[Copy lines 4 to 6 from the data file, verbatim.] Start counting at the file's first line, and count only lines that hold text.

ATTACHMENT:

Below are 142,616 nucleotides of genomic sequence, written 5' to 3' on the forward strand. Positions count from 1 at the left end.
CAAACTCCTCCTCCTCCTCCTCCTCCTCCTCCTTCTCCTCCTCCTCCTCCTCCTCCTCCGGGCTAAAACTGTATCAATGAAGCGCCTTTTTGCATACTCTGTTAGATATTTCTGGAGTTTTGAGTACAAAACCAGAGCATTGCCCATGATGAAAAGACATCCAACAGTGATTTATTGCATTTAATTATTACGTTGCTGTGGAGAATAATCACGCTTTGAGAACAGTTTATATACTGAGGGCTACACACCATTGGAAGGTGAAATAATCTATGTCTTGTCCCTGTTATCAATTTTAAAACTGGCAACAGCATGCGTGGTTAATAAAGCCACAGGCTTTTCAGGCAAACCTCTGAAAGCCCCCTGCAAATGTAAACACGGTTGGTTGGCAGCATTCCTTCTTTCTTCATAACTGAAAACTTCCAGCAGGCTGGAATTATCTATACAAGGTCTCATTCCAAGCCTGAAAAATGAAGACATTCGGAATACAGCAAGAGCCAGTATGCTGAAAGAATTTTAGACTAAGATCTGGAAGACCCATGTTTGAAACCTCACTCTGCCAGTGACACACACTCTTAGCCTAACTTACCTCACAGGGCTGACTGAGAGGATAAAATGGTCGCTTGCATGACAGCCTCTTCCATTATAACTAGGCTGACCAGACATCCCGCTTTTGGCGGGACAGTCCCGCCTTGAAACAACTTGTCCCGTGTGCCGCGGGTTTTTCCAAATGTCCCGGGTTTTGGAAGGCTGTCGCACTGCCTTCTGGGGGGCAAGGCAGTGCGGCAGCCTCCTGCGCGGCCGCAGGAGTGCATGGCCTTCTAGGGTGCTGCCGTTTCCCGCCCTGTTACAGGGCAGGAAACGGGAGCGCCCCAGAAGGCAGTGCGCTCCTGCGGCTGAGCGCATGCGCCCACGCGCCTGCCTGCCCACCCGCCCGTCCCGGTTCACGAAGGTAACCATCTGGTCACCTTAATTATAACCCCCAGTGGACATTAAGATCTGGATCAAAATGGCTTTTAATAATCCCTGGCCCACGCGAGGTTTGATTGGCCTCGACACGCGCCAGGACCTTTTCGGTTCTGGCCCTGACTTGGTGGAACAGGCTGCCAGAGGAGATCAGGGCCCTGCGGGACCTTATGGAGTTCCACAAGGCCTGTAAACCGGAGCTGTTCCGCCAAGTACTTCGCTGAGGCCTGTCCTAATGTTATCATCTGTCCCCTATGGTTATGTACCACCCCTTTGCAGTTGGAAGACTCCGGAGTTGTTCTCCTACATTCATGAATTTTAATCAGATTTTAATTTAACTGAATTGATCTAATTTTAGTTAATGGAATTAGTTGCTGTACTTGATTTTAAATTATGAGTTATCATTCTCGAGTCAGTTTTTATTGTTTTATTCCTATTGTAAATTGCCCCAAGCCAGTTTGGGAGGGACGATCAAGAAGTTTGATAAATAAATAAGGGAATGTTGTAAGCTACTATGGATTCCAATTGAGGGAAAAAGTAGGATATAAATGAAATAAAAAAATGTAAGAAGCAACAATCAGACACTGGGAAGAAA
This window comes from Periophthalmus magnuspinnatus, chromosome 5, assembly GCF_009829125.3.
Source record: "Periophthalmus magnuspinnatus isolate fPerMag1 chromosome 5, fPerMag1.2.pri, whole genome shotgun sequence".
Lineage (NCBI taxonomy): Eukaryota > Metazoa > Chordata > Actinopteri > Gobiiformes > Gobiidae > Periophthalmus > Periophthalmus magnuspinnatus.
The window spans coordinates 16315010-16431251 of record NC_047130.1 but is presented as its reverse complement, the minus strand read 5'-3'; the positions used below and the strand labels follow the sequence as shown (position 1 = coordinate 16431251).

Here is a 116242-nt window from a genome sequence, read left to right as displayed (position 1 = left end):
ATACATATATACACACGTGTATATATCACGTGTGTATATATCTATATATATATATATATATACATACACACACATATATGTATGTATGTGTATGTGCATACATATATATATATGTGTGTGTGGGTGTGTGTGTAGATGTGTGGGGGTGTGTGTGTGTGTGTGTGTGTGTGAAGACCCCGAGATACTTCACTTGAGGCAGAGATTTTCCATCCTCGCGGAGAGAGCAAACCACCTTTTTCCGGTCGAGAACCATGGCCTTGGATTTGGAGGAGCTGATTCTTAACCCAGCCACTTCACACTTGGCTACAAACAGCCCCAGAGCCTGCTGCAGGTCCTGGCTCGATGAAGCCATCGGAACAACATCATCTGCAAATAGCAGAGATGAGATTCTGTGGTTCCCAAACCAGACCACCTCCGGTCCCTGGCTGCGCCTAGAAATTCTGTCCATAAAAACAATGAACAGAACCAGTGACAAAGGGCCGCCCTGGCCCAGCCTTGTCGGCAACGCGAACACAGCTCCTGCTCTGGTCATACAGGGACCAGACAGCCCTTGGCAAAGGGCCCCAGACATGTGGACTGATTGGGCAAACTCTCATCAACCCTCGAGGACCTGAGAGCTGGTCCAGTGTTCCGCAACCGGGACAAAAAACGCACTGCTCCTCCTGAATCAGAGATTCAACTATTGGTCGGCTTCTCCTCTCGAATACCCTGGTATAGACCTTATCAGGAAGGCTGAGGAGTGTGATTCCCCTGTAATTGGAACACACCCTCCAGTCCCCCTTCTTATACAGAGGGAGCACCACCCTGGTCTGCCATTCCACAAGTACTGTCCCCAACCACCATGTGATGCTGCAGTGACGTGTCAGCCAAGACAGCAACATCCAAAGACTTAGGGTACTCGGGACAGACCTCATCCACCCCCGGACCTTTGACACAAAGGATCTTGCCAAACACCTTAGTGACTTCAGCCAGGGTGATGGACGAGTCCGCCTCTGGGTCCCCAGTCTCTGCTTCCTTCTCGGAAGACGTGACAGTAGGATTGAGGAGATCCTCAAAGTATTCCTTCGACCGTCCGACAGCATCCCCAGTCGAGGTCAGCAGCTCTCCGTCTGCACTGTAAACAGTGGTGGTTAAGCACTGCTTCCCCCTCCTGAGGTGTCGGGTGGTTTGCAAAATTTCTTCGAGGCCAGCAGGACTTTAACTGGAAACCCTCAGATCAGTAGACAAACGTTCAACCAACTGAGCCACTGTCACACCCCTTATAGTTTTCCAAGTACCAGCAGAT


Source record: "Periophthalmus magnuspinnatus isolate fPerMag1 chromosome 5, fPerMag1.2.pri, whole genome shotgun sequence".
Lineage (NCBI taxonomy): Eukaryota > Metazoa > Chordata > Actinopteri > Gobiiformes > Gobiidae > Periophthalmus > Periophthalmus magnuspinnatus.
The window spans coordinates 16315010-16431251 of record NC_047130.1 but is presented as its reverse complement, the minus strand read 5'-3'; the positions used below and the strand labels follow the sequence as shown (position 1 = coordinate 16431251).